Hindi डेनेथोर द्वितीय
Japanese デネソール2世
Kannada ಎರಡನೆಯದು ಡೇನೆತೋರ್
Kazakh II Дэнетор (Cyrillic) II Dénetor (Latin)
Kyrgyz Cyrillic ДэнэтХор II ?
Macedonian Cyrillic Денетор II
Maori Denethor te Tuarua
Marathi दुसरा डेनेथर
Nepalese पहिलो डेनेथोर
Persian دِنِه‌تُور دوم
Russian Дэнетор II
Sanskrit डेनेथोर् २
Sinhalese දෙවැනි ඩෙනෙටෝර
Tamil இரண்டாவது தேனேதோர்
Tajik Cyrillic Денетор II
Telugu రెండవ దేనితోర్
Thai เดเนธอร์ 2
Ukrainian Cyrillic Денетор II
Urdu دانیٹہاور دوسری
Yiddish דענעטהאָר דער צווייטער
Ruling Steward of Gondor
Preceded by
Ecthelion II
Denethor II Succeeded by
TA 2984 - TA 3019


  1. 1.0 1.1 The History of Middle-earth, Vol. XII: The Peoples of Middle-earth, VII: "The Heirs of Elendil"
  2. The Lord of the Rings, Appendix B: The Tale of Years (Chronology of the Westlands), "The Chief Days from the Fall of Barad-dûr to the End of the Third Age"
  3. 3.0 3.1 The Lord of the Rings, The Return of the King, Book Five, Chapter VII: "The Pyre of Denethor"
  4. The Lord of the Rings, The Return of the King, Book Five, Chapter I: "Minas Tirith"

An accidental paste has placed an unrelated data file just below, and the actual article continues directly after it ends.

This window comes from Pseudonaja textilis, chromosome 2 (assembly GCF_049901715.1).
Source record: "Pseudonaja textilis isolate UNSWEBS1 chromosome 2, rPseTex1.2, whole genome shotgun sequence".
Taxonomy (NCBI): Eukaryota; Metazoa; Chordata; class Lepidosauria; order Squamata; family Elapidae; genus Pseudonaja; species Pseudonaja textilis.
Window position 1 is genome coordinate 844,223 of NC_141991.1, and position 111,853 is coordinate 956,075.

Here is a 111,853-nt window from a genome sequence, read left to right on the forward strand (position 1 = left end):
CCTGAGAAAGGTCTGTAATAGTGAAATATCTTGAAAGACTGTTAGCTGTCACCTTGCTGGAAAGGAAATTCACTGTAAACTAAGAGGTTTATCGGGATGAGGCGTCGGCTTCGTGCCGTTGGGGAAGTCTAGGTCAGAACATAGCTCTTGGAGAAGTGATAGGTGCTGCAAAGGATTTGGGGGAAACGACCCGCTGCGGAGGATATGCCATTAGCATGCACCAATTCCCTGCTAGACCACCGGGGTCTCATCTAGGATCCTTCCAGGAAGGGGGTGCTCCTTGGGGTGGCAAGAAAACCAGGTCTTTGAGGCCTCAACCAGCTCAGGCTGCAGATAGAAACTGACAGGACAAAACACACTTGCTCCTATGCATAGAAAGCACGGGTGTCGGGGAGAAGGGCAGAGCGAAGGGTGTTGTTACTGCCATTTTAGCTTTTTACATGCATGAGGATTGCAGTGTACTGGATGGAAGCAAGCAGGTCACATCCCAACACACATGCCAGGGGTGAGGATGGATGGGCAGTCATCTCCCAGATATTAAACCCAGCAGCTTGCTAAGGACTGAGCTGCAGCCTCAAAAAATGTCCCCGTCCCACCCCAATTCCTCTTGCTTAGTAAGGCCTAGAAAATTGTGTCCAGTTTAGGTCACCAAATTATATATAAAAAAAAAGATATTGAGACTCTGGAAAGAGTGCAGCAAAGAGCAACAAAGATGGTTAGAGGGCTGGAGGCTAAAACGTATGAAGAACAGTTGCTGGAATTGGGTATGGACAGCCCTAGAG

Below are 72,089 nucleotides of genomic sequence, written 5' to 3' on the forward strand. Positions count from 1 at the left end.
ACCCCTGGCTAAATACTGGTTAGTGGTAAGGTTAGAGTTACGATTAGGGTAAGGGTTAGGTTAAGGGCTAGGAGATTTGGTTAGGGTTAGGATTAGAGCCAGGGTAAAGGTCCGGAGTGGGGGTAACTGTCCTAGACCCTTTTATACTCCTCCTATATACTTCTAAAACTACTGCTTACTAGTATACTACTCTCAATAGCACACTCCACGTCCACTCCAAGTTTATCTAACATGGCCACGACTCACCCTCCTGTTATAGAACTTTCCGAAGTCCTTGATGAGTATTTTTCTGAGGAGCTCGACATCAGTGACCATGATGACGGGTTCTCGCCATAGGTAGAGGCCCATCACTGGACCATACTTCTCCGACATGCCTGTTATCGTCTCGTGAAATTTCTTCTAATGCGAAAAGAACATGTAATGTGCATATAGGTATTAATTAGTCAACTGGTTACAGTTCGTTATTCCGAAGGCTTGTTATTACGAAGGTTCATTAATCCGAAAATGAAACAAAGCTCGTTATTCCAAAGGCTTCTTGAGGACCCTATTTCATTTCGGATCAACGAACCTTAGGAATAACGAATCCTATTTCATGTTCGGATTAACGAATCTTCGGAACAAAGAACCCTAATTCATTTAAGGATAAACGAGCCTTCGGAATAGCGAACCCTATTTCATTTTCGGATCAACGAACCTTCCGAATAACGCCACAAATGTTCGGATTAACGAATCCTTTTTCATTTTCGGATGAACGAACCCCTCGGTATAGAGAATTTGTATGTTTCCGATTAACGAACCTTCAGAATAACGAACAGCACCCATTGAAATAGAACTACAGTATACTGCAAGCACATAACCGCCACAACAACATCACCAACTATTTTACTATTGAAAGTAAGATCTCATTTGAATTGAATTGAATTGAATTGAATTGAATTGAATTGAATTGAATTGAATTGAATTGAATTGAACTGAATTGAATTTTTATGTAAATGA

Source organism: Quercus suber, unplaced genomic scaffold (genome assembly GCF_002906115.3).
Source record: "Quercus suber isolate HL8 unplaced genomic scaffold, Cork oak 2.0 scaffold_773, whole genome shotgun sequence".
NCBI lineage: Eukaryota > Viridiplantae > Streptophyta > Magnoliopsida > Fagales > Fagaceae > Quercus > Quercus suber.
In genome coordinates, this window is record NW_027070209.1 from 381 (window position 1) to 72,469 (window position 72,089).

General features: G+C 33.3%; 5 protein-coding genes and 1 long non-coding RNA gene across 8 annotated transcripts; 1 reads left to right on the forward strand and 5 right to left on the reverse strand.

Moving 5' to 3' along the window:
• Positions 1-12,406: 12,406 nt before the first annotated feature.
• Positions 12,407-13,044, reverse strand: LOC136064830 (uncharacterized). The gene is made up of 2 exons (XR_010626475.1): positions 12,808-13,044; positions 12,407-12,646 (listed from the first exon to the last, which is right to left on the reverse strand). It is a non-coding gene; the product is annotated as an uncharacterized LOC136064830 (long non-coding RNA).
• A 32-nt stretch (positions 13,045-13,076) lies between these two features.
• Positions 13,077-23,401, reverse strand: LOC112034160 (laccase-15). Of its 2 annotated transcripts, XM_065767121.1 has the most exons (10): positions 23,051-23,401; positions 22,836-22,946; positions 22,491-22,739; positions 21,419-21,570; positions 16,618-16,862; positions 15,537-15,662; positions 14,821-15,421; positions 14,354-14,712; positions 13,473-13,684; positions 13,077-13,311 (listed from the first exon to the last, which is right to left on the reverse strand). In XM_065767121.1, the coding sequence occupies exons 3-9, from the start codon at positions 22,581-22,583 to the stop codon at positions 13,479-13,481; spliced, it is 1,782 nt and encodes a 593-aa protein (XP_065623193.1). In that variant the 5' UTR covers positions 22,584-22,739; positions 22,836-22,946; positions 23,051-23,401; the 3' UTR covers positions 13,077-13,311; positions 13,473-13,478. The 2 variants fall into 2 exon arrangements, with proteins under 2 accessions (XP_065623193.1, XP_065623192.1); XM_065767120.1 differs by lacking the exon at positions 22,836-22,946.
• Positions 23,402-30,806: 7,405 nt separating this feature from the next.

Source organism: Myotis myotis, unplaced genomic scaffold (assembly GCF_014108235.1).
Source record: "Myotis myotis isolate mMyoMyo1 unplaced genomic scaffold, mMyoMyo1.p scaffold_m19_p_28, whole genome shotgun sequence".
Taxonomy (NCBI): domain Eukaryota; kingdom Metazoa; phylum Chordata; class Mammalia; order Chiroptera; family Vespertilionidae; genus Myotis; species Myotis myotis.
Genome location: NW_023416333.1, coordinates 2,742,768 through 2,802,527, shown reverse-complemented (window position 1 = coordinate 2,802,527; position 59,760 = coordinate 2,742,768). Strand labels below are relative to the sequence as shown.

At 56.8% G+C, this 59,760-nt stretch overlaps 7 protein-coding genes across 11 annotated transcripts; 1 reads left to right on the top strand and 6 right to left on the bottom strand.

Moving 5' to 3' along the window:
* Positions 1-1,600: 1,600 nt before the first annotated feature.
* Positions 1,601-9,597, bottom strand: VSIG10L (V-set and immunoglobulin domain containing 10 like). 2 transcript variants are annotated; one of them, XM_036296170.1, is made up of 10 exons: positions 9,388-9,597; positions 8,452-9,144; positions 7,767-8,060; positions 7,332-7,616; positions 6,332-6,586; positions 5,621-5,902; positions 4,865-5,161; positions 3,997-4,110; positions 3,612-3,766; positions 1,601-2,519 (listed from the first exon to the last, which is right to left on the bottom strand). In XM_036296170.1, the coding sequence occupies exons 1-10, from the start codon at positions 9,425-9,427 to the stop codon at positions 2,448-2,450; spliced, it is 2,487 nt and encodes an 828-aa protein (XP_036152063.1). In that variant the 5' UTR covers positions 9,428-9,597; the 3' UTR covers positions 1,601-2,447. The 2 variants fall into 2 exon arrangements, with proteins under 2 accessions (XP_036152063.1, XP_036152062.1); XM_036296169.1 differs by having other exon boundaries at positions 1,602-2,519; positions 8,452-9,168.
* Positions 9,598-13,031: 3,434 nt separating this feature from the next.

5. 5.0 5.1 The Lord of the Rings, Appendix A: Annals of the Kings and Rulers, I: The Númenórean Kings, (iv): "Gondor and the Heirs of Anárion"
  6. The Lord of the Rings, Appendix B: The Tale of Years (Chronology of the Westlands), "The Third Age"
  7. Unfinished Tales of Númenor and Middle-earth, Part Four: III: "The Palantíri"
  8. The Lord of the Rings, The Return of the King, Book Six, Chapter V: "The Steward and the King"
  9. The History of Middle-earth, Vol. XI: The War of the Jewels, Part Four: Quendi and Eldar, Appendix D: Kwen, Quenya, and the Elvish (especially Ñoldorin) words for 'Language'
  10. Der Herr der Ringe (hörspiel). (German: "The Lord of the Rings (radio play)". (German-language wiki of Tolkien's Legendarium). Retrieved/cited 30 May 2021.
  11. Pán prsteňov. (Slovak: "The Lord of the Rings") Slovak 2001-2003 radio play. Tolkien (English-language wiki of Tolkien's Legendarium). Retrieved/cited 30 May 2021.
  12. The Lord of the Rings: The Return of the King"